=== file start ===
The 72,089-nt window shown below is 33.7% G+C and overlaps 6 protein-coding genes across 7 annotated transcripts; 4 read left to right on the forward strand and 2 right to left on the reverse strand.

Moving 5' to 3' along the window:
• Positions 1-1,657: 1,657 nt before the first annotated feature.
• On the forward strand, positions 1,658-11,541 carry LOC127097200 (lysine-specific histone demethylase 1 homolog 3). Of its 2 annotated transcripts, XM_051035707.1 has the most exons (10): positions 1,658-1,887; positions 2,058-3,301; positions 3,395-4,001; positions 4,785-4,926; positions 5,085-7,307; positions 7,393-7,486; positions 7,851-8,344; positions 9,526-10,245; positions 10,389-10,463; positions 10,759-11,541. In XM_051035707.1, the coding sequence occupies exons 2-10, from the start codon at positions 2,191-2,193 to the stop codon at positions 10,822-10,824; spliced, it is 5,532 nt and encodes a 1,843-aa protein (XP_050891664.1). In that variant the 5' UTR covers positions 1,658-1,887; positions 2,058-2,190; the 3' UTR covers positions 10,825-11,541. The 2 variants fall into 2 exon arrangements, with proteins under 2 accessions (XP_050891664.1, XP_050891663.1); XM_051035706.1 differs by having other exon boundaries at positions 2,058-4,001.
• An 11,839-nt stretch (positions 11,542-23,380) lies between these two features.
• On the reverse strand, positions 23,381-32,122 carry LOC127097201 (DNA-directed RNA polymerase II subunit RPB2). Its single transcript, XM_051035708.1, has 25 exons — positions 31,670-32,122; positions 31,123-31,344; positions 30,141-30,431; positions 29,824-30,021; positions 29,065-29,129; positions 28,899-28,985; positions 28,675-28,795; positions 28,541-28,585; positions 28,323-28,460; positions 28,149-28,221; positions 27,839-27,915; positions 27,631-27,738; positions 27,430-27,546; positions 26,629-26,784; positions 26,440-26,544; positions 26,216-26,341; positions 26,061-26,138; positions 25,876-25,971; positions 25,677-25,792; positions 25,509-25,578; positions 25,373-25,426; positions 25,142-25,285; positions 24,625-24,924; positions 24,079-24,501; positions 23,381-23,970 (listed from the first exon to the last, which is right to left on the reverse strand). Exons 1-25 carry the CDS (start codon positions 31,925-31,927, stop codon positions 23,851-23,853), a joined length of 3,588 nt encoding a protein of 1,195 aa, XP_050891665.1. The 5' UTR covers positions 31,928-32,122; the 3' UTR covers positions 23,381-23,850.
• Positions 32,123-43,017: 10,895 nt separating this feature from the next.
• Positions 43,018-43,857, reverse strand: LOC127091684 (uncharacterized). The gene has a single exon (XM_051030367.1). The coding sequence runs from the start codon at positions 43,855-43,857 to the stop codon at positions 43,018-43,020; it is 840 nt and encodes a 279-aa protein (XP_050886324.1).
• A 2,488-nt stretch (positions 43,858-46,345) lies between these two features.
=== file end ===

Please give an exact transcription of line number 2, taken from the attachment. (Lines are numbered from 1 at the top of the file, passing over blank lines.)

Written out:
Moving 5' to 3' along the window: